2 A random variable that can take on at most countably many values is called a discrete random variable. For a discrete random variable X, we define the probability mass function p of X by p() = P(X = ), < <. The probability mass function p is positive for at most a countable number of values of. That is, if X must assume one of the values 1, 2,..., then p( i ) 0, i = 1, 2,..., p() = 0, for all other values of. Since X must assume one of the values i, we have p( i ) = 1. i=1 Given any nonnegative function p() defined on R such that p() is positive for at most countably many values of and that p() = 1, there is a random variable X with p() as its probability mass function. The (cumulative) distribution function F of a discrete random variable X can be epressed in terms of the mass function p of X: F () = p(t), < <. t:t It is often instructive to present the probability mass function in a graphical format by plotting p( i ) on the y-ais against the i on the -ais. You have seen plenty of eamples of this sort in the courseware. If X is a discrete random variable whose possible values are 1, 2,... where 1 < 2 <, then its distribution function F is a step function, that is the value of F is constant in the intervals [ i 1, i ) and then takes a step (or jump) of size p( i ) at i. Thus in this case, p( i ) = F ( i ) F ( i ), i = 1, 2,.... Eample If X is a discrete random variable with probability mass function given by the its distribution function F is given by p(1) = 1 4, p(2) = 1 2, p() = 1 8, p(4) = 1 8, 0 < 1, < 2 F () = 4 2 < 7 8 <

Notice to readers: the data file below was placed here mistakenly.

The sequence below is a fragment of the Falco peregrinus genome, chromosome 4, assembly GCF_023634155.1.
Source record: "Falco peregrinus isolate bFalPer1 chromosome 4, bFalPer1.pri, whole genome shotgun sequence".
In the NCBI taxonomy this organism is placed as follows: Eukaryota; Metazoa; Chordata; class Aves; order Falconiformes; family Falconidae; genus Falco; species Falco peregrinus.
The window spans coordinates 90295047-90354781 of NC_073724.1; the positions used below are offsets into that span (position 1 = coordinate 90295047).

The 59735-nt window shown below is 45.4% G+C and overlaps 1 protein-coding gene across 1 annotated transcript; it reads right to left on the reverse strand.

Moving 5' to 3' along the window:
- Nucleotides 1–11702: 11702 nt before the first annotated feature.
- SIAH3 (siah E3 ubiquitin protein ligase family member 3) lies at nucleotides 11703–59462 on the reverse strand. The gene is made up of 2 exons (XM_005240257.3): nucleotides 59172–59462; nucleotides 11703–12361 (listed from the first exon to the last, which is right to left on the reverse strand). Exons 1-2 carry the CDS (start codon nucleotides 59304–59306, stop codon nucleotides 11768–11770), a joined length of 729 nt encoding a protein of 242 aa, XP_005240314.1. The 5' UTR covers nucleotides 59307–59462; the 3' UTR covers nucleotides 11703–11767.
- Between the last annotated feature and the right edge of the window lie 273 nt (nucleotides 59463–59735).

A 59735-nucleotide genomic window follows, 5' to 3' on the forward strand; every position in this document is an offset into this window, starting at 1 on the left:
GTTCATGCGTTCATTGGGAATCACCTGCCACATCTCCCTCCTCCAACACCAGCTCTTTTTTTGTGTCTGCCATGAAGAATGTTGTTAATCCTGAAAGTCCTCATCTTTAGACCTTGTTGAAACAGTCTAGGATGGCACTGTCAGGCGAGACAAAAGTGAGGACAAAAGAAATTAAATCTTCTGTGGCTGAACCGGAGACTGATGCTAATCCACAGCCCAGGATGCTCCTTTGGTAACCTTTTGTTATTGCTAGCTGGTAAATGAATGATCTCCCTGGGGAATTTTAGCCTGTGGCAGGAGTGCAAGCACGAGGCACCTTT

3 In the courseware there are eamples of the graphs of distribution functions. Epectations of discrete random variables One of the most important concepts in probability theory is that of epectation of a random variable. If X is a discrete random variable with probability mass function p, the epectation or epected value of X, denoted by E[X], is defined by E[X] = p(). :p()>0 Eample 4 Let X be the random variable in Eample 1. Then E[X] = ( ) ( 1) = 0. Eample 5 Let X be the random variable in Eample 2. Then, by putting q = 1 p, E[X] = nq n 1 d p = p dq (qn ) n=1 n=0 ( = p d ) q n = p d ( ) 1 dq dq 1 q = n=0 p (1 q) 2 = 1 p. Epectation of a function of a discrete random variable Suppose that we are given a discrete random variable along with its probability mass function, and that we want to compute the epectation of some function of X, say g(x). How can we accomplis this? One way is as follows: Since g(x) is itself a discrete random variable, it has a probability mass function which can be determined from the probability mass function of X. Once we get the probability mass function of g(x), we can find its epectation easily. However, the following result gives a more convenient method. Proposition 6 If X is a discrete random variable with mass function p, then for any real-valued function g, E[g(X)] = g()p(). As a consequence of this theorem, we immediately get the following: Corollary 7 If X is a a discrete random variable, and a, b are constants, then E[aX + b] = a E[X] + b. This appears in the courseware, in a slightly different form. Eample 8 Let X be a random variable that takes on the values 1, 0, 1 with respective probabilities P(X = 1) =.2, P(X = 0) =.5, P(X = 1) =..